Mother’s Education

 

P = 0.01

 

P = 0.12

 None

1

 

1

 

 Primary

0.99 [0.71, 1.37]

 

0.98 [0.69, 1.39]

 

 Middle/JHS

0.76 [0.55, 1.05]

 

0.78 [0.55, 1.10]

 

 Secondary+

0.37 [0.20, 0.69]

 

0.46 [0.21, 0.99]

 

Wealth Index Quintile

P = 0.11

 

P = 0.56

 

 Poorest

1

 

1

 

 Second

1.09 [0.78, 1.51]

 

1.17 [0.83, 1.63]

 

 Middle

0.90 [0.63, 1.28]

 

1.01 [0.70, 1.46]

 

 Fourth

1.05 [0.70, 1.57]

 

1.24 [0.80, 1.92]

 

 Richest

1.52 [0.30, 0.89]

 

0.77 [0.40, 1.48]

 

Sex of Child

 

P < 0.01

 

P < 0.01

 Male

1

 

1

 

 Female

0.64 [0.50, 0.84]

 

0.65 [0.51, 0.85]

 

Mother’s age at birth (Years)

 

P = 0.29

  

 Less than 20

1

   

 20–34

0.76 [0.52, 1.12]

   

 35–49

0.91 [0.61, 1.36]

   

Discussion

Ghana’s national health insurance scheme was implemented as a demand side intervention to remove financial barriers to promote access and utilization of health services. This study seeks to investigate the association of national health insurance membership with key maternal and child health services utilisation and under-five mortality.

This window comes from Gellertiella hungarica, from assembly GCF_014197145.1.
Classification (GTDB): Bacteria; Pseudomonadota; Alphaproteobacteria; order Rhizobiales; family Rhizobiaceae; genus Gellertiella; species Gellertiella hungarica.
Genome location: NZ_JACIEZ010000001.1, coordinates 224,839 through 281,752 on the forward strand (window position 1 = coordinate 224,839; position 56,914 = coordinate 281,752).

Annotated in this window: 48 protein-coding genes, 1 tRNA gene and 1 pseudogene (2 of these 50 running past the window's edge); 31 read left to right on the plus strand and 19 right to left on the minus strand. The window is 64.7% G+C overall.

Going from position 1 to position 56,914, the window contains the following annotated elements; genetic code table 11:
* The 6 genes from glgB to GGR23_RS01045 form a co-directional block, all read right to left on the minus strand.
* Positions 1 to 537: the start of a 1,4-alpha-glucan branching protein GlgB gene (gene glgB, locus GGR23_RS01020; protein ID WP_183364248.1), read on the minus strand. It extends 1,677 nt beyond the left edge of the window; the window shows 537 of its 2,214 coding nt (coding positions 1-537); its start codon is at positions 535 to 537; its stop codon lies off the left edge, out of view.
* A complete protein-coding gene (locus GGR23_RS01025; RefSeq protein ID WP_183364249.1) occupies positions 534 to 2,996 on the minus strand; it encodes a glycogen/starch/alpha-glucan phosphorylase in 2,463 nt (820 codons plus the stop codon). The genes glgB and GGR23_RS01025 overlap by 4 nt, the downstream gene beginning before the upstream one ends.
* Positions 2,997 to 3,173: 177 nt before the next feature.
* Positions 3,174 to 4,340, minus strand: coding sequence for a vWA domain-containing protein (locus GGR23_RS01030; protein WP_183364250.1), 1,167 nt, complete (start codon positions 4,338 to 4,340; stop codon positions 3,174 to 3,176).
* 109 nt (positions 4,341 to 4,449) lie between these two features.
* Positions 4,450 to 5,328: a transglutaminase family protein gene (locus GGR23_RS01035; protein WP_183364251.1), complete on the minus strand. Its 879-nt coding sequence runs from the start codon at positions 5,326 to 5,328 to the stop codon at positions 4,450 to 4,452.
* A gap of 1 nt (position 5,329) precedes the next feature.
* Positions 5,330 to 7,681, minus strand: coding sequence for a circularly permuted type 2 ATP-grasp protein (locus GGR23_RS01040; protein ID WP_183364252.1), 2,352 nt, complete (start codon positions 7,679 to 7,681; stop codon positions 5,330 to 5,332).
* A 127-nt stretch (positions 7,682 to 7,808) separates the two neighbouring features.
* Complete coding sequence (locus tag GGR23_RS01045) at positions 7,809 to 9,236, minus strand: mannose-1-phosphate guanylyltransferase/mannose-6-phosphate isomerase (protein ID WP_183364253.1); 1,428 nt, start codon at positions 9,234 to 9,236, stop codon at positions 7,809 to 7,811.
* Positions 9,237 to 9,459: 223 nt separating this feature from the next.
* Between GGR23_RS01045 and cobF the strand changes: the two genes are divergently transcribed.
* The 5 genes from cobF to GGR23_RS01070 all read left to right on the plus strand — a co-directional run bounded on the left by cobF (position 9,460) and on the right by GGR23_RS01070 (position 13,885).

The results support the role of NHIS membership in improving access and utilization of maternal and child health services including, antenatal care and content of antenatal care. These results are consistent with Owoo et al. [8], Arthur [22], and Brugiavini and Pace [10]. The results also suggest that women in the richest wealth categories utilize maternal health services more intensively compared to women in the poorest wealth category. Similar to findings by Arthur [22], household wealth plays a significant role in maternal health care utilisation, even after controlling for health insurance. This suggests that there are other costs related to maternal and newborn health care, which are borne by clients or are not catered for under the health insurance scheme. Clients still pay for some medicines and laboratory tests covered under the NHIS because the service providers evaluate the actual cost to be higher than the NHIS flat fee. For example, laboratories charge for blood cultures because they cost the service provider more than the NHIS can reimburse. There is also resistance to the common antibiotics covered under the NHIS, and so treatment of infections requires more expensive antibiotics. Clients pay for these prescriptions at the pharmacies. They also pay for antihypertensive dugs for women with high blood pressure. The cost of delivery kits, and diagnostic imaging services such as CT scans and MRI, are often born by the clients.